Relocation Planned to Save Grassland in Xinjiang
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Xinjiang Uygur Autonomous Region.
According to Da Cairen Jiafu, a member of the Standing Committee of the CPC Hejing County Committee, overgrazing and continuous drought have caused degradation and a sharp decline in the grassland's carrying capacity.
As monitored in 2005, the degraded grassland covered an area of more than 0.3 million hectares, nearly 70 percent of the total pastoral area. Another 20,000 hectares of grassland showed a tendency toward desertification.
Taking the local ecology into consideration, the government of Bayingol Mongolian Autonomous Prefecture initiated a relocation project to protect the environment of the Bayinbuluke Grassland. Among the 14,000 herdsmen living there, about half of them must move by the end of 2010. The policy affects about 1,400 families.
Da, who worked in the Bayinbuluke Grassland for nine years, is familiar with the local situation. He says much attention has been given to poor families during this ecological migration. The local government has built a free apartment of 50 square meters for each family, as well as provided them with 0.47 hectare of land to cultivate fodder.
As part of the project to "return grazing land to grassland", the number of livestock has also been gradually reduced. A further decrease of 100,000 more livestock has been planned for this year.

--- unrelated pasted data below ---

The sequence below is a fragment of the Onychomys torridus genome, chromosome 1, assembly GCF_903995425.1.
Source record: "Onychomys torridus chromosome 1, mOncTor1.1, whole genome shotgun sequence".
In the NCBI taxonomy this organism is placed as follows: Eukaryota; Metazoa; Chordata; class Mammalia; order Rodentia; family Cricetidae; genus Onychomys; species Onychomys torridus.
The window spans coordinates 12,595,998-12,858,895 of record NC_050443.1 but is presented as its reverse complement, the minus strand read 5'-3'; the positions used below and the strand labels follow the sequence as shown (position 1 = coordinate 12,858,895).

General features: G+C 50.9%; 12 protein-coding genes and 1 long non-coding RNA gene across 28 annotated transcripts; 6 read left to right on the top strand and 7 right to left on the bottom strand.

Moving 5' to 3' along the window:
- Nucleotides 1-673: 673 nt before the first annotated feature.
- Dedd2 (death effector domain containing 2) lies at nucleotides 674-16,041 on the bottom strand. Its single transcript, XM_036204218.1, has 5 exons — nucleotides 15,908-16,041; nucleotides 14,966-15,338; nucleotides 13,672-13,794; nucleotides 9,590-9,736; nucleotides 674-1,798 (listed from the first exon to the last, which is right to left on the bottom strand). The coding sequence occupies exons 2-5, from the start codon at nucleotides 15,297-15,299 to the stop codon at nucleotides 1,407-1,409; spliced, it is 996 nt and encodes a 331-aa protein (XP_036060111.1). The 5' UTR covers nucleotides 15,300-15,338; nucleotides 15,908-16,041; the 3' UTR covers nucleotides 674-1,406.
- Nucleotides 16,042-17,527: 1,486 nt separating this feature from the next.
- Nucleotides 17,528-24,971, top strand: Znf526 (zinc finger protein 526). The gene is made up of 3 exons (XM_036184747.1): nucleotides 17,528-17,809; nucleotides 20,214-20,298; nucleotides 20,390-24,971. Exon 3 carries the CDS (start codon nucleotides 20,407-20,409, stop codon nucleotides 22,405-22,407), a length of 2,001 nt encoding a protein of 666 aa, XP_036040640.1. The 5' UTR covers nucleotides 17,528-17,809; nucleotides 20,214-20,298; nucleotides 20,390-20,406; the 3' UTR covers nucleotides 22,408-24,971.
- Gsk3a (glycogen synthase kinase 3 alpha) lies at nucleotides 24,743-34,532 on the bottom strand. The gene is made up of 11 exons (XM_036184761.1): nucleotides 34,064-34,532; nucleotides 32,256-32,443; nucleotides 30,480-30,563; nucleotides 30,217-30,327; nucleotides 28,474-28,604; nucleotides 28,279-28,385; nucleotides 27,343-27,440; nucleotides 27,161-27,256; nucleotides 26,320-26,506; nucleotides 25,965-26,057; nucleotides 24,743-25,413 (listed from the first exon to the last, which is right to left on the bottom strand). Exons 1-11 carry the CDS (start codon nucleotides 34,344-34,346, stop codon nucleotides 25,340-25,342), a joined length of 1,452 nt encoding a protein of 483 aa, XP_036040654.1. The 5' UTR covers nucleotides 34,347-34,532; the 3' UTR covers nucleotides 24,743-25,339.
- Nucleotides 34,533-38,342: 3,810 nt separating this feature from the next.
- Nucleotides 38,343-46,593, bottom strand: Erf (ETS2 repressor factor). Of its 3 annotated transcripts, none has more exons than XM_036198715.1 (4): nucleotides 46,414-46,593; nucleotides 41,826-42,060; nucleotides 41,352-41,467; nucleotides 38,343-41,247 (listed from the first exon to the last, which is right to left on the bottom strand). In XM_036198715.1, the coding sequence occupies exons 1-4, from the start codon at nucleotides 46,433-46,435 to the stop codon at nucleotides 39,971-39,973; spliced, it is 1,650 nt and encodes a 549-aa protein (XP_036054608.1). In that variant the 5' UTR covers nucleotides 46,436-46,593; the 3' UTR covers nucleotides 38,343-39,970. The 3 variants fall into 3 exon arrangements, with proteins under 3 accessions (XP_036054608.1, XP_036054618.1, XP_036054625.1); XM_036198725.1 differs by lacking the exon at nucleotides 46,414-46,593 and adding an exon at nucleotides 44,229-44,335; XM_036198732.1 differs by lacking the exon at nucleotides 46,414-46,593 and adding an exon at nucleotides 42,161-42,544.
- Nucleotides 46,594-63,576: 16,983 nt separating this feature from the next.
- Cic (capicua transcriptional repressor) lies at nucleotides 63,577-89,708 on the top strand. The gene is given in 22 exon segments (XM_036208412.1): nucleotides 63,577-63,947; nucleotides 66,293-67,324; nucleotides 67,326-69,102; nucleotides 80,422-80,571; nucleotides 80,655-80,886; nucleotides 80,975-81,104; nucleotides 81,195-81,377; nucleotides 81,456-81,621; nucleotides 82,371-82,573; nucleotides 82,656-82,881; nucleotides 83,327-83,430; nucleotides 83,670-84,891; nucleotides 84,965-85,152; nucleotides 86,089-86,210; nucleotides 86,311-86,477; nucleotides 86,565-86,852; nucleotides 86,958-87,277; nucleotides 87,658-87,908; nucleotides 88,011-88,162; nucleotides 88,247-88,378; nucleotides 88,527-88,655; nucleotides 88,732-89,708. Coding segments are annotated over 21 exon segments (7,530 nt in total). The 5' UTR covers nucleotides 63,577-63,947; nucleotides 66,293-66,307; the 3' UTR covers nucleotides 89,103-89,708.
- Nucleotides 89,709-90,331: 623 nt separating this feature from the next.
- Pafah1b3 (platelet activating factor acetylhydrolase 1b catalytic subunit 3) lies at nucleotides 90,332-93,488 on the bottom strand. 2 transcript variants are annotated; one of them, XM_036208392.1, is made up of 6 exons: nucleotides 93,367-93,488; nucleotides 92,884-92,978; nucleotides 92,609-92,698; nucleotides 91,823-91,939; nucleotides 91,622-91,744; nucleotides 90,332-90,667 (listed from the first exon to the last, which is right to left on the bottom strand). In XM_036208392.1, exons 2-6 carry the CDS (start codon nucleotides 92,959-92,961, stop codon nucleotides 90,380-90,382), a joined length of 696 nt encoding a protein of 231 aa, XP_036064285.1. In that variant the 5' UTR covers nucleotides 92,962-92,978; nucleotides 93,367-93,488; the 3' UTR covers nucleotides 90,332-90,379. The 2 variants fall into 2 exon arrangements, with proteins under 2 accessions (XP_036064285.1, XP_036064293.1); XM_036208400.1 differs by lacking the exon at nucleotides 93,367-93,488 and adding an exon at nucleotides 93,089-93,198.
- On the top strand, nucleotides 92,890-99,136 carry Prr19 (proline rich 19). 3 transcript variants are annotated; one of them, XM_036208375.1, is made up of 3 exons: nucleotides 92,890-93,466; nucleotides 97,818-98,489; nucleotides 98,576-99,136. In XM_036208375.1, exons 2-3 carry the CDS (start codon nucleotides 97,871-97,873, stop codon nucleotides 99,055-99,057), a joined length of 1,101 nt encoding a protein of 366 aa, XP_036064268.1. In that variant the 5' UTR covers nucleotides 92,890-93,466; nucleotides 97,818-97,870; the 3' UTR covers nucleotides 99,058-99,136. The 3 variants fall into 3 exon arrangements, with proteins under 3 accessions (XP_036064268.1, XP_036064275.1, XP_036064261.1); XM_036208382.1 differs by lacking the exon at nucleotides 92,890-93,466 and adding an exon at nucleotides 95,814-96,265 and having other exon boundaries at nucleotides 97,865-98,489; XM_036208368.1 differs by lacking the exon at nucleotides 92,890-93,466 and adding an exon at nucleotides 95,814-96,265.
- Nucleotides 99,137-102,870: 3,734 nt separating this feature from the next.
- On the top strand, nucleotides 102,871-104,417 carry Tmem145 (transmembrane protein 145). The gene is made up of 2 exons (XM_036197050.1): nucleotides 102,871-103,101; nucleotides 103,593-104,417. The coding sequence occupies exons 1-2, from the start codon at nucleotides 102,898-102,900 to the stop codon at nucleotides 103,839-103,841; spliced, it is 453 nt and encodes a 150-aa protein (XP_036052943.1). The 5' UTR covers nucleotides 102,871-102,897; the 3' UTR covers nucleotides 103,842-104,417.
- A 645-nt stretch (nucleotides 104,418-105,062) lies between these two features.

Through several years' efforts, the ecological environment of Bayinbuluke Grassland has greatly improved. Compared with its conditions before the relocation project, Da says the area of degraded grassland is much less -- it has been reduced by more than 66,000 hectares. With a 15 percent increase of vegetation coverage, its grassland yield has risen by more than 50 percent.
Bayinbuluke Grassland, covering an area of 23,000 square kilometers, is located 2,500 meters above sea level, at the intersection of the southern and northern Tianshan Mountains. Home to many swans, it welcomes various rare birds in migration each April. The data from the local department of wildlife conservation indicate that more than 8,000 swans spent the summer there last year, about 2.5 times as many swans as ten years ago.
Around Swan Lake on Bayinbuluke Grassland, a wire fence about 4,000-kilometers long encloses more than 0.33 million hectares of grassland, where no cattle or sheep can be found. It is hence known as a paradise for thousands of swans.
(China.org.cn June 5, 2009)